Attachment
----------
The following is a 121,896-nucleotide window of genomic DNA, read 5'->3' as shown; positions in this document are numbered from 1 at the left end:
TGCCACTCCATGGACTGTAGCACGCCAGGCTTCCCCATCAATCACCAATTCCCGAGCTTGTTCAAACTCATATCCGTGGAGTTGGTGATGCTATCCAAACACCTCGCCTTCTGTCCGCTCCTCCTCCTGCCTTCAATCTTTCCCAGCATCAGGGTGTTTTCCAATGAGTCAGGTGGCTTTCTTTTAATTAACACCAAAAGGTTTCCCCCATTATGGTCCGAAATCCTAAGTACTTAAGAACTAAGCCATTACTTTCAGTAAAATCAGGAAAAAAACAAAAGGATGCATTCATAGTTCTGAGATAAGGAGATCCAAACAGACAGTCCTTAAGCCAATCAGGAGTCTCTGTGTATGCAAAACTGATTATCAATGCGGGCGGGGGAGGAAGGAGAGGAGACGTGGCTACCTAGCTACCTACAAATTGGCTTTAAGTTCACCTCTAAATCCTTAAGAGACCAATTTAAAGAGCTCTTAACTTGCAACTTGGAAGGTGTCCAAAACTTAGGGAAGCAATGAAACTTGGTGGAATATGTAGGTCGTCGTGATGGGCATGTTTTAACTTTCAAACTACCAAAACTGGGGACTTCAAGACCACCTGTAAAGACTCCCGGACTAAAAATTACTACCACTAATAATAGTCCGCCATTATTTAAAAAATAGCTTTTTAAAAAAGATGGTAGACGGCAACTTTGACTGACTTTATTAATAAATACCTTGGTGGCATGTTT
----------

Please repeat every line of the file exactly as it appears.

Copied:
The following is a 121,896-nucleotide window of genomic DNA, read 5'->3' as shown; positions in this document are numbered from 1 at the left end:
TGCCACTCCATGGACTGTAGCACGCCAGGCTTCCCCATCAATCACCAATTCCCGAGCTTGTTCAAACTCATATCCGTGGAGTTGGTGATGCTATCCAAACACCTCGCCTTCTGTCCGCTCCTCCTCCTGCCTTCAATCTTTCCCAGCATCAGGGTGTTTTCCAATGAGTCAGGTGGCTTTCTTTTAATTAACACCAAAAGGTTTCCCCCATTATGGTCCGAAATCCTAAGTACTTAAGAACTAAGCCATTACTTTCAGTAAAATCAGGAAAAAAACAAAAGGATGCATTCATAGTTCTGAGATAAGGAGATCCAAACAGACAGTCCTTAAGCCAATCAGGAGTCTCTGTGTATGCAAAACTGATTATCAATGCGGGCGGGGGAGGAAGGAGAGGAGACGTGGCTACCTAGCTACCTACAAATTGGCTTTAAGTTCACCTCTAAATCCTTAAGAGACCAATTTAAAGAGCTCTTAACTTGCAACTTGGAAGGTGTCCAAAACTTAGGGAAGCAATGAAACTTGGTGGAATATGTAGGTCGTCGTGATGGGCATGTTTTAACTTTCAAACTACCAAAACTGGGGACTTCAAGACCACCTGTAAAGACTCCCGGACTAAAAATTACTACCACTAATAATAGTCCGCCATTATTTAAAAAATAGCTTTTTAAAAAAGATGGTAGACGGCAACTTTGACTGACTTTATTAATAAATACCTTGGTGGCATGTTT